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Diversity – time to spell it out
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  1. Adele Waters

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Do you consider diversity to be a ‘fluff’ word?

That is what the British Veterinary Ethnicity and Diversity Society (BVEDS) implied last month when it retweeted the view that ‘diversity’ and ‘inclusion’ were ‘fluff’ words that stripped white people of their accountability for the ways they perpetuate racism.

A bold and interesting take, perhaps, but also rather unhelpful – why make this topic even more difficult and tribal? However, the society is correct in its view that words matter. And also that words without action don’t count for much.

So where does diversity sit within the UK’s veterinary profession? First of all, it is clear that the profession does not reflect the society it serves. According to RCVS data, it is 60 per cent female, 97 per cent white and 24 per cent privately educated – far higher than the UK average of 6.5 per cent attending private schools. (Data for all categories of protected characteristics are not available).

Historically there has been a tendency to think this typecasting – ‘white middle class boys’ and latterly ‘gals’ – was just one of those things, a shame but not really fixable. Recently this has changed and diversity has crept up the veterinary policy agenda.

Last year Amanda Boag made it a focus during her RCVS presidency and that work will continue under the current president Niall Connell. The college has set up a working group to look at what can be done to create a profession that is more representative. We can expect incoming BVA president Daniella Dos Santos to also drive this agenda forward.

But there are three fundamental questions that the profession must address.

First what is the case for diversity? The moral case is fairly well understood – all people with protected characteristics have a right to be treated equally – and this is supported by the law.

The business case, however, needs more work – perhaps along the lines of the Women on Boards initiative, which set out the business advantages of having gender-balanced boards in FTSE 100 companies? The argument is diverse boards = better challenge = better governance and improved business performance.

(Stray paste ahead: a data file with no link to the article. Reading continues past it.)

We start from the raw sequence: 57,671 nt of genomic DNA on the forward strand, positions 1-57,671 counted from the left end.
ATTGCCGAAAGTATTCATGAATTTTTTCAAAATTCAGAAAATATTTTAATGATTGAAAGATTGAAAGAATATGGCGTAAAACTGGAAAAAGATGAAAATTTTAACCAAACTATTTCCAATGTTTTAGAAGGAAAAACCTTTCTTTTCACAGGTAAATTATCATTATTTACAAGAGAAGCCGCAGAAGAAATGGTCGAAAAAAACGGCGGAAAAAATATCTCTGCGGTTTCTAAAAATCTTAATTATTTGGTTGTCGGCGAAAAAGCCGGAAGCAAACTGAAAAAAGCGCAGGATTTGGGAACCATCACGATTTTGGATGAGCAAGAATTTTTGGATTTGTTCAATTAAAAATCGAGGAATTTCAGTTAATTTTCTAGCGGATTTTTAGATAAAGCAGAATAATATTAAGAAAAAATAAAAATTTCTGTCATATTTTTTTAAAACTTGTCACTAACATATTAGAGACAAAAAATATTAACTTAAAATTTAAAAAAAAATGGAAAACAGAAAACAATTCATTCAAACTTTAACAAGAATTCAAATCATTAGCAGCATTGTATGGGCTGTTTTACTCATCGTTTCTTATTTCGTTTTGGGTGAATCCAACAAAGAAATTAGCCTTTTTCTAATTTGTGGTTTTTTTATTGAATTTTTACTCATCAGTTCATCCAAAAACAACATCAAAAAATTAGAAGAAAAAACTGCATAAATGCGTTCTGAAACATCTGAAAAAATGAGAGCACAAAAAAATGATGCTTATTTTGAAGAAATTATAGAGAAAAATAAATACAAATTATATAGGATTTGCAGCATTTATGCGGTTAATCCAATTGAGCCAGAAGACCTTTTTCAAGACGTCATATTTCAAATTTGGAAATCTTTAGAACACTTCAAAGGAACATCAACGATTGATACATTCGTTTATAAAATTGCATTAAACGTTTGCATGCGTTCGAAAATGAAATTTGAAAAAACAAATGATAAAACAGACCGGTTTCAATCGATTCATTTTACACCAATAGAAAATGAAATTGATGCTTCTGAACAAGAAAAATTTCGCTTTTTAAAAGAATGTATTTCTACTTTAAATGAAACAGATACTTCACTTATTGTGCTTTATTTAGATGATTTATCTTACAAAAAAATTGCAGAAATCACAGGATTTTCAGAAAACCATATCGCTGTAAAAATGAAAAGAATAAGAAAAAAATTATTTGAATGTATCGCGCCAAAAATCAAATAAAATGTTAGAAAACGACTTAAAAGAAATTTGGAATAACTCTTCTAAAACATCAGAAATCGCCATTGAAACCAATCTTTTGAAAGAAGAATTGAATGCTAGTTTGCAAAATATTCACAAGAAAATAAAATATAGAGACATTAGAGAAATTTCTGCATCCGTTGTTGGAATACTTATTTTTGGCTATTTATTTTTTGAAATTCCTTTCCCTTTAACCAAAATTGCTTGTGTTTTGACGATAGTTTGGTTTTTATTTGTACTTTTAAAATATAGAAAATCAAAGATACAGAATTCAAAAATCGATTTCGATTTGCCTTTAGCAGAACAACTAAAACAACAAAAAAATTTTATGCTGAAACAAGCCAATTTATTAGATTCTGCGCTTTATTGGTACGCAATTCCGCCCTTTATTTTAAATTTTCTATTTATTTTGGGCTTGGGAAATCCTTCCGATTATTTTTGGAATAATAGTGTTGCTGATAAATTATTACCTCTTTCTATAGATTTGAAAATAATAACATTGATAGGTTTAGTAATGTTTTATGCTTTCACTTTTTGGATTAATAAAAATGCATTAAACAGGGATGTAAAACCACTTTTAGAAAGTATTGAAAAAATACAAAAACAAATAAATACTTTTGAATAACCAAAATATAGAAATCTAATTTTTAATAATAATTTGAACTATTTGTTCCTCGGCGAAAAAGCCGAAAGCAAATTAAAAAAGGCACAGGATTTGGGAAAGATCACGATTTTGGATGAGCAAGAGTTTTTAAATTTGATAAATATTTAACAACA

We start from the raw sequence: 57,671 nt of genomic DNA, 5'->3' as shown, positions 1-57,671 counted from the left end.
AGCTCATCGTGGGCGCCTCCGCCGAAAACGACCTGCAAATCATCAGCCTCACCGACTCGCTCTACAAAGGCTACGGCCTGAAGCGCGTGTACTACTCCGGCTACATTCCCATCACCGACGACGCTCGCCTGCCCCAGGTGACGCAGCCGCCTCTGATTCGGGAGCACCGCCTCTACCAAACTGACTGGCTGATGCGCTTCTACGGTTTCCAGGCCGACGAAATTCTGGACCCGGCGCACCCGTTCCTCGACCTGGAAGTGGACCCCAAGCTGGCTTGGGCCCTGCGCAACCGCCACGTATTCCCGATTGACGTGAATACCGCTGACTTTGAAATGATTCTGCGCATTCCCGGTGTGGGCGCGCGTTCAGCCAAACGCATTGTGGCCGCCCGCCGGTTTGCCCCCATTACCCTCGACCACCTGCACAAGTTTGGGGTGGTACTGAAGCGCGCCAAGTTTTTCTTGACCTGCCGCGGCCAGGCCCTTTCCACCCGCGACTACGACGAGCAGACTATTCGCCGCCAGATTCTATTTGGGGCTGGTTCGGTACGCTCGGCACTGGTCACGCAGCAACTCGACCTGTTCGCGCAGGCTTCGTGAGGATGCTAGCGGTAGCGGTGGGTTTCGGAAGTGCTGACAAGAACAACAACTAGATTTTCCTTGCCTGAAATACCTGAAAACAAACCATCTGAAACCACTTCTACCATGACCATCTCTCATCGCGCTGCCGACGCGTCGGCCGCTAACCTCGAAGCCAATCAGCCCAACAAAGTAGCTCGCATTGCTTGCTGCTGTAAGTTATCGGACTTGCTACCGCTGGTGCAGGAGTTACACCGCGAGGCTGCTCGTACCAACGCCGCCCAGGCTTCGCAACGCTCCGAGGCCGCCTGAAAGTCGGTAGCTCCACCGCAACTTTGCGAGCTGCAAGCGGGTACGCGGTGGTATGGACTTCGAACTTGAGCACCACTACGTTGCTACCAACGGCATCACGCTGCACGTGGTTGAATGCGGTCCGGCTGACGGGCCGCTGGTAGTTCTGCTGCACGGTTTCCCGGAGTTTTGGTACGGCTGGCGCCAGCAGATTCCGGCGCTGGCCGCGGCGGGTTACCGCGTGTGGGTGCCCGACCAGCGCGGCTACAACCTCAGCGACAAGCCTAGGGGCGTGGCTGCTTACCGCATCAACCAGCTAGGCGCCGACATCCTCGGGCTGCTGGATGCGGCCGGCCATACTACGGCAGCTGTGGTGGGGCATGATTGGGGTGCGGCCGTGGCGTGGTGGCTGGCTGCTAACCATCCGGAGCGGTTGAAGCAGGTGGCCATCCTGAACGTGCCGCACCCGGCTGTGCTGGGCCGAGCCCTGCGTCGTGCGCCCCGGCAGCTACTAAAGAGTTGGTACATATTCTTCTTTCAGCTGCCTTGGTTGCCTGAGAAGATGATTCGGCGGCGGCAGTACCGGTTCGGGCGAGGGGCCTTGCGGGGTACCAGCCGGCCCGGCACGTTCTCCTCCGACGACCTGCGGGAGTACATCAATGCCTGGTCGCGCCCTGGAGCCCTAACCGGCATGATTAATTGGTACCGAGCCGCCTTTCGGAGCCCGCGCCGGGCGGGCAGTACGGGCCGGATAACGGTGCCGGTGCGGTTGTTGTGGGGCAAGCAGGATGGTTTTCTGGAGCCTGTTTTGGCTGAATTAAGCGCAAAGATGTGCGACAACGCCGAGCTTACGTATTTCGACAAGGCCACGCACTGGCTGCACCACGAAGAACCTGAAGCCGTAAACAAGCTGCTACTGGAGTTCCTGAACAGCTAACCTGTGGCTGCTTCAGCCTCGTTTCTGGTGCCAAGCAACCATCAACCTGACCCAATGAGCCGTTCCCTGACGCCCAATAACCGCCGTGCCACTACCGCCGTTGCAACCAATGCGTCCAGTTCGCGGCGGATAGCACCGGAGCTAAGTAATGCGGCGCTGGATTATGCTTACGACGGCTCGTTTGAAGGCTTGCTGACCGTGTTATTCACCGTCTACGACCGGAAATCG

If the business advantage is not well articulated or understood, buy-in will be limited. Progress on this will begin at BVA Congress in November when business consultancy firm Pearn Kandola will lead a discussion on the value of attracting and retaining diverse teams.

Second, how will we know when we have got there? Is there a specific aim? For example, should the demography of the vet profession seek to mirror that of the UK, as collected by the Office for National Statistics? No one has decided this, nor who should monitor progress or who should lead it.

Finally, what tangible actions are in place to really support this work? Here the BVEDS is right – action needs to follow. There needs to be support in three areas: when applying to vet school, while at vet school and in-work support. And no one can underestimate the importance of having positive role models at each stage to inspire and support.

The university sector deserves praise here

The university sector deserves praise here. As we report this week, there are now numerous schemes at vet schools across the UK aiming to get more people from disadvantaged backgrounds into education (see p 187). For example, Bristol is offering ‘taster sessions’ and free academic tutoring in local schools for students interested in studying veterinary science.

So perhaps we should go back to where we started – with words. As Navaratnam Partheeban, who co-founded BVEDS, says we need to use words that can inspire action, understanding and acceptance.

Next month this journal will dedicate some of our pages to celebrating the diversity of the modern veterinary family. I have chosen the word ‘celebrating’ deliberately – because it is through inclusion that we learn about otherness, we can accept differences, and in so doing, we sharpen our understanding, our compassion and our humanity.

This, in turn, helps drive progressive thinking and better conversations with clients, our fellow professionals and, more widely, those in society the profession wants to influence.

That’s hardly fluff.

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